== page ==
Both the Mbaracayú Forest Natural Reserve and the Bosque Mbaracayú Biosphere Reserve protect a hotspot of biodiversity in the Mata Atlántica biologic corridor. It is a tropical humid forest ecosystem, which includes low and medium altitude Atlantic semi-deciduous forests and savannas.
Mbaracayú Forest Natural Reserve
The Mbaracayú Forest Natural Reserve (MFNR), located in the Canindeyú Department of northeastern Paraguay was created by the Government of Paraguay in 1991, in response to the rapid loss of the Upper Parana Atlantic Forest ecoregion.
The Mbaracayú Forest Nature Reserve consists of 64,400 ha (159,000 acres), located in the eastern region of Paraguay near the Brazilian border, an area with small landholdings and numerous cattle ranching establishments, within the Mbaracaya Range. The MFNR is one of the largest protected areas in Paraguay containing the Atlantic Forest.
Mbaracayú is located within the humid subtropical forest of eastern Paraguay, part of the Interior Atlantic Forest of southeastern Brazil, northeastern Argentina, and eastern Paraguay.
It is the largest continuous remnant of the IAF in Paraguay. The annual average temperature is between 21'C to 22°C, and the total annual precipitation is 1,800 mm.
The Mbaracaya Range runs northeast/southeast, crossing the northeastern corner of the Reserve. This area is composed of numerous small but deep valleys with recurrent waterfalls creating hundreds of small tributaries towards the Jeju River basin.
Different forest types cover almost 88% of the Reserve and the remainder consists of wetlands, pasture lands, lagoons, rivers, and Cerrado vegetation. The forest is divided into three different types: tall, medium, and low.
The tall forest generally has a significant amount of humidity, with few areas containing little or no amount of water. Many tall canopy trees are good quality lumber and can measure up to 30-35 m (98-115 ft).
The low forests vary; some are quite far from the watercourses while others are periodically or almost permanently flooded. The Riparian forest borders the Jejui-mi River and is susceptible to periodic floods that can be very severe after days of intense rain.
The watershed surrounding the reserve (Upper Watershed of the Rio Jejui) was established as a Biosphere Reserve, a region containing both protected wild areas and sustainable development zones to support conservation and development functions.
Bosque Mbaracayú Biosphere Reserve
The Bosque Mbaracayú Biosphere Reserve was Paraguay's first Biosphere Reserve. Designated in 2000, it corresponds to a hotspot of biodiversity in the continental part of the Mata Atlántica’s biologic corridor.
Bosque Mbaracayú covers a tropical humid forest ecosystem type, which includes low-altitude, medium-altitude, and inundated Atlantic semi-deciduous forests and savannas with palm trees, dry forests, tropical savannah, and pasturelands.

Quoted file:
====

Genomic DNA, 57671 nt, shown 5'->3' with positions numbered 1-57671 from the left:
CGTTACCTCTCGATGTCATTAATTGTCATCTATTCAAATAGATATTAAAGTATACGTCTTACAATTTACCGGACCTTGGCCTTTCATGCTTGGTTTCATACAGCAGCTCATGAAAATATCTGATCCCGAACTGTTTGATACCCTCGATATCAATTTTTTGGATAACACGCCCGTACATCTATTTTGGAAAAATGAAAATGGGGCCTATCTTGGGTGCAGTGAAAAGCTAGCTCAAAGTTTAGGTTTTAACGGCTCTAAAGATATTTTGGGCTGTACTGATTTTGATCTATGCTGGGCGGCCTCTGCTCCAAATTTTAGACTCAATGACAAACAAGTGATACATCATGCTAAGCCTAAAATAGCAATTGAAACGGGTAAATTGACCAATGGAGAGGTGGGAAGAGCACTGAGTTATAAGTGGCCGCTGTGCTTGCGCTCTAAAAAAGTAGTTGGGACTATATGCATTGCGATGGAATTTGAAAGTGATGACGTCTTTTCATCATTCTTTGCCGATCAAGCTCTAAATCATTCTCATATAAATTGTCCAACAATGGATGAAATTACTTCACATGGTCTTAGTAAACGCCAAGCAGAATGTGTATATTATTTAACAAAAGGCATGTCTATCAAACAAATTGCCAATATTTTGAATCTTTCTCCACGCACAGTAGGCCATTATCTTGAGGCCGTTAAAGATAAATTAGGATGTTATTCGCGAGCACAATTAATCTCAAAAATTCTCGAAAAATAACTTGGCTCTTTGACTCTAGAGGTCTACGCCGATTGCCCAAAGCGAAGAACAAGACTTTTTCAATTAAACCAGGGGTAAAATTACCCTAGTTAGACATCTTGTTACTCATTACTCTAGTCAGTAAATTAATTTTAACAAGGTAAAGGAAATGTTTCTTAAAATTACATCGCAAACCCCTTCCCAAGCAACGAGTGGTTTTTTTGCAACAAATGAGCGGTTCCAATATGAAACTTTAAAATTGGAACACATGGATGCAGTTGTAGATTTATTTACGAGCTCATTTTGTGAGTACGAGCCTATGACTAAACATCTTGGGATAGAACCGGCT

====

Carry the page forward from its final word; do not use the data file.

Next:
Major habitats and land cover types include:
low altitude Atlantic Forest, characterized by Astronium fraxinifolium, Aspidosperma polyneuron, Tabebuia heptaphylla, Albizia hassleri, etc.
medium altitude Atlantic Forest, dominated by Copaifera langsdorfii, Syagrus romanzoffiana, Cedrela spp., etc.
inundated Atlantic Forest, dominated by Gomidesia palustris and Calyptranthes concina
savannas with palm trees such as Butia paraguayensis, Acrocomia hassleri and Syagrus sp.
urban and industrial areas
More than 16,000 people (2000), including indigenous and local peasants, live in the buffer zone and are engaged in agriculture, hunting, logging, fishing, tourism, and commerce activities. Only 6% of the population has access to potable water services.
In the transition area, more than 96,800 inhabitants live in urban and industrial areas and develop forest exploitation of the native forest, regulated by the provincial authorities.
The management and administration of the biosphere reserve are undertaken by a private foundation. The GEF-World Bank project for biodiversity conservation and sustainable use in Mbaracayú is being developed in the Bosque Mbaracayú Biosphere Reserve since February 2003.
Local populations have been involved in the biosphere reserve project from the start and they are also involved in interdisciplinary research projects on the conservation of natural areas and resources.
Local awareness programs have also been developed to promote management practices for the sustainable use of natural resources such as agro-forestry, enrichment of degraded forests, the establishment of subsistence cultivation, capacity building, etc.